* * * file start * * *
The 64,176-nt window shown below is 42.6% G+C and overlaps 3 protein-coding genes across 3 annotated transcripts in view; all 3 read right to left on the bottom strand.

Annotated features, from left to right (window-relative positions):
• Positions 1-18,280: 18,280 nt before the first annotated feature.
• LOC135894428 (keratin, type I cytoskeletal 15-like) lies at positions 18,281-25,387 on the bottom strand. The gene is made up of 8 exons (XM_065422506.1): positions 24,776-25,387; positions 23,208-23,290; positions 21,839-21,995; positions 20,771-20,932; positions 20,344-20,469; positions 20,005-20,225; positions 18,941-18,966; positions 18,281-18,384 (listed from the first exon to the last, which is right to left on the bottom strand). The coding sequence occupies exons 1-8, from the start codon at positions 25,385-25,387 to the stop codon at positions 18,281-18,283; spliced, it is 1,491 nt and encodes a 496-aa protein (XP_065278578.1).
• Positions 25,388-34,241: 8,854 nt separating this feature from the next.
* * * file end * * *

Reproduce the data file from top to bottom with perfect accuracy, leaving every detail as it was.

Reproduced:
The 64,176-nt window shown below is 42.6% G+C and overlaps 3 protein-coding genes across 3 annotated transcripts in view; all 3 read right to left on the bottom strand.

Annotated features, from left to right (window-relative positions):
• Positions 1-18,280: 18,280 nt before the first annotated feature.
• LOC135894428 (keratin, type I cytoskeletal 15-like) lies at positions 18,281-25,387 on the bottom strand. The gene is made up of 8 exons (XM_065422506.1): positions 24,776-25,387; positions 23,208-23,290; positions 21,839-21,995; positions 20,771-20,932; positions 20,344-20,469; positions 20,005-20,225; positions 18,941-18,966; positions 18,281-18,384 (listed from the first exon to the last, which is right to left on the bottom strand). The coding sequence occupies exons 1-8, from the start codon at positions 25,385-25,387 to the stop codon at positions 18,281-18,283; spliced, it is 1,491 nt and encodes a 496-aa protein (XP_065278578.1).
• Positions 25,388-34,241: 8,854 nt separating this feature from the next.